The liberal reaction is predictable. They go off half-cocked about the examples Van Hollen uses in the memo, but don't address the substance of it. Van Hollen's examples may be the extreme, but anyone who has read Supreme Court opinions or other legal memos and decisions know that extreme, blatant examples of good/bad conduct is normal for legal opinions.
Predictably, Gov. Doyle is calling for local municipalities to pass their own restrictions on open carry. State Rep. Leon Young is planning to introduce legislation to block it statewide. Only problem with both of these positions is that pesky thing called the constitution. It clearly states: The people have the right to keep and bear arms for security, defense, hunting, recreation or any other lawful purpose. If this is to have any meaning at all, Wisconsinites must be able to carry in some form or another. Since concealed carry is banned by statute, open carry is the only legally available option.
Go ahead and read the memo for yourself. It is pretty straightforward that simply carrying a firearm in public does not in and of itself constitute disorderly conduct, but advises police to use common sense when they see someone carrying.
Maybe it's that common sense thing that's getting liberals hung up.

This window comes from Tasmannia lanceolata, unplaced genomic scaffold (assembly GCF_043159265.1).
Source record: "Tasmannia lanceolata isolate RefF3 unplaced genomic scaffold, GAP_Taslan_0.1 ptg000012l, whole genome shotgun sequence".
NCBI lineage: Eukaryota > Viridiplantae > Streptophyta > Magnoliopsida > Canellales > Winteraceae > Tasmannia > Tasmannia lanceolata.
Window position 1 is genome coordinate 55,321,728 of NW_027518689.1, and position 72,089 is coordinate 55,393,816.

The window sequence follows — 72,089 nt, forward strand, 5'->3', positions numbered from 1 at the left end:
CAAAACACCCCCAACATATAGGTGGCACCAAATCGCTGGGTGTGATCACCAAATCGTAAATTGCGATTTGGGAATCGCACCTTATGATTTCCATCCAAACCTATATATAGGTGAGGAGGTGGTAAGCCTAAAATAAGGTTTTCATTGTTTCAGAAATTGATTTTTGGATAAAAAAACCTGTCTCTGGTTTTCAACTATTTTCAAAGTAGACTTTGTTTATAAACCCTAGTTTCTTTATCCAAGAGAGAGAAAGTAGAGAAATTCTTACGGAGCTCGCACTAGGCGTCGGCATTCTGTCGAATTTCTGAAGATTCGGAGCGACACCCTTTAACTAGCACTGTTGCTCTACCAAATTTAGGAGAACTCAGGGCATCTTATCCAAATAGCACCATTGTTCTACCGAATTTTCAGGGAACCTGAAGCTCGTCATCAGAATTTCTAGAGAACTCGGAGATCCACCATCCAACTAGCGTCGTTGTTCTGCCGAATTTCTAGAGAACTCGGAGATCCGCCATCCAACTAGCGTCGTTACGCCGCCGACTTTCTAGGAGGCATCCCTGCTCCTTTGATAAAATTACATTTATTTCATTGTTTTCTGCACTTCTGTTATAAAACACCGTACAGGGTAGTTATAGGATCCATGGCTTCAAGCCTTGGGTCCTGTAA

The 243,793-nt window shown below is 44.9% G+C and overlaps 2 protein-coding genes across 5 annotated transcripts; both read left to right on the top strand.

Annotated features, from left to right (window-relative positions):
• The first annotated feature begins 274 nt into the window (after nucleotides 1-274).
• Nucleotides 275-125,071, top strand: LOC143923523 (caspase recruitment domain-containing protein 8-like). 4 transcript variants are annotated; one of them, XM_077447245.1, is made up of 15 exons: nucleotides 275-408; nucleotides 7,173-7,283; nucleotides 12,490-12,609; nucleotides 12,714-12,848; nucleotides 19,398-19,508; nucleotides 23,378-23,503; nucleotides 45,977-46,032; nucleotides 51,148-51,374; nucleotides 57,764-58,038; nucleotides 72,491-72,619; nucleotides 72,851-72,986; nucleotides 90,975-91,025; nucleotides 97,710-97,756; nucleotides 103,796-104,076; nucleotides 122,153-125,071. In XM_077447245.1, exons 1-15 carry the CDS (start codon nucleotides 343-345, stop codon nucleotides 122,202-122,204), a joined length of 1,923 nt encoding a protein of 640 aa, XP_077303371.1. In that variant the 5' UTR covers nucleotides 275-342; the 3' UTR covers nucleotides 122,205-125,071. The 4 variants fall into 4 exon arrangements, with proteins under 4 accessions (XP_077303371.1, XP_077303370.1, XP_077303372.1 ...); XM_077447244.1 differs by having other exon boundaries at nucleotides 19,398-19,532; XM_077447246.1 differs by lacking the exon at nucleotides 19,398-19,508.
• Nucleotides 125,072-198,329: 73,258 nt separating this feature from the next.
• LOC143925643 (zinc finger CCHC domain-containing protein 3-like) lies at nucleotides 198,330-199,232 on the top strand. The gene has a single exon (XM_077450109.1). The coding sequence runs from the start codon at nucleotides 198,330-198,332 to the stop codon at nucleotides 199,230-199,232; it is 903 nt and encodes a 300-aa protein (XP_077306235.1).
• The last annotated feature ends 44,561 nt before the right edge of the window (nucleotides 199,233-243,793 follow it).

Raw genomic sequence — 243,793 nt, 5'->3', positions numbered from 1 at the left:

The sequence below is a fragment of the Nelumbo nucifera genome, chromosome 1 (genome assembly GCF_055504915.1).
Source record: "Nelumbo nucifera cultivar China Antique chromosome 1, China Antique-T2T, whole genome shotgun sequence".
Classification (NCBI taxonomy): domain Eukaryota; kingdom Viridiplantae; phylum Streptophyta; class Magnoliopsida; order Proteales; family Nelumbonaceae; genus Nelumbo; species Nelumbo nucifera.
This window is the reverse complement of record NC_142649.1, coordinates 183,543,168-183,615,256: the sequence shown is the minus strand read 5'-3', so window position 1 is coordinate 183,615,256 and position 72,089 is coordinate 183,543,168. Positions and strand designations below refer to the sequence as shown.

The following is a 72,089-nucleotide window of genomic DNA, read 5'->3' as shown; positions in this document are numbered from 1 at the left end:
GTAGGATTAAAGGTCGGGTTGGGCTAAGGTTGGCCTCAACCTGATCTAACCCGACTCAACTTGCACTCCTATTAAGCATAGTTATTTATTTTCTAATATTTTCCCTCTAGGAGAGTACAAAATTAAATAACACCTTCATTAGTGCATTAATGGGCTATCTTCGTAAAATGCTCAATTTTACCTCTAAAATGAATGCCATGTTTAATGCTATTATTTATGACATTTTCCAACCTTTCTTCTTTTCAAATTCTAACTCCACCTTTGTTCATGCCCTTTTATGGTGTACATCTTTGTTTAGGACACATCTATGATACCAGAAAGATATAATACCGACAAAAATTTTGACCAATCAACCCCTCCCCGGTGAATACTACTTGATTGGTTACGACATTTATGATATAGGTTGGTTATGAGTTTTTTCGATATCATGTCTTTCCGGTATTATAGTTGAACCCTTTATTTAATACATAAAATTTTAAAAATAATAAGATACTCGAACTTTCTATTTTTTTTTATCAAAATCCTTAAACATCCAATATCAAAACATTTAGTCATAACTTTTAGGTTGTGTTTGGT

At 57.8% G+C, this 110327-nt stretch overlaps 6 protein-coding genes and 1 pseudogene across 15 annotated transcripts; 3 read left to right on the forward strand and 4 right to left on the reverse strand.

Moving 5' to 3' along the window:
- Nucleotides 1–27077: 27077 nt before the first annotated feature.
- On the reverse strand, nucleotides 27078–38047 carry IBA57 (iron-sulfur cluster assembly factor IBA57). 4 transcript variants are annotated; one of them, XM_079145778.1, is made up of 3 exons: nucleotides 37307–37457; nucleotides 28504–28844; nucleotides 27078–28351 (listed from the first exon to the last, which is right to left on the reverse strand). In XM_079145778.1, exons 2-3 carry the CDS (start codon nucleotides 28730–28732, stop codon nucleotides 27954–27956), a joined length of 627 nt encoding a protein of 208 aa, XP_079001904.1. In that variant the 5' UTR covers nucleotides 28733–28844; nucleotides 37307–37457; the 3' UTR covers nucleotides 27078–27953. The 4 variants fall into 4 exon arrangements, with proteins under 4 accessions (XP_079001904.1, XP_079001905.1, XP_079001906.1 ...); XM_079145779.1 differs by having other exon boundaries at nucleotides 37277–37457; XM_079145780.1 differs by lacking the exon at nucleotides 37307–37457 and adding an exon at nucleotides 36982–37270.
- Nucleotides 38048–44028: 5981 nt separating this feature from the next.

I've known Annie for a few years now and have always valued her opinion and insight. Her views on social issues are decidedly more conservative than those found here at LIB, but she approaches those issues with compassion and a great deal of consideration.
For what it's worth, I think Annie does a far better job defending traditional values than just about anyone I know. I expect her to provide some constructive and thoughtful debate to the "Blogosphere 'o' Cheese."*
*This phrase used by the Troglopundit, Lance Burri to describe WI blogs. I like it, so now I think I'm going to use it.
$100 million here, $100 million there “pretty soon, even here in Washington, it adds up to real money,” says the president.
Except, you know, really it doesn’t. Let’s say the administration finds $100 million in efficiencies every working day for the rest of the Obama administration’s first term. That’s still around $80 billion, or around 2% of one year’s federal spending.
In other words: We're not stupid Mr. President.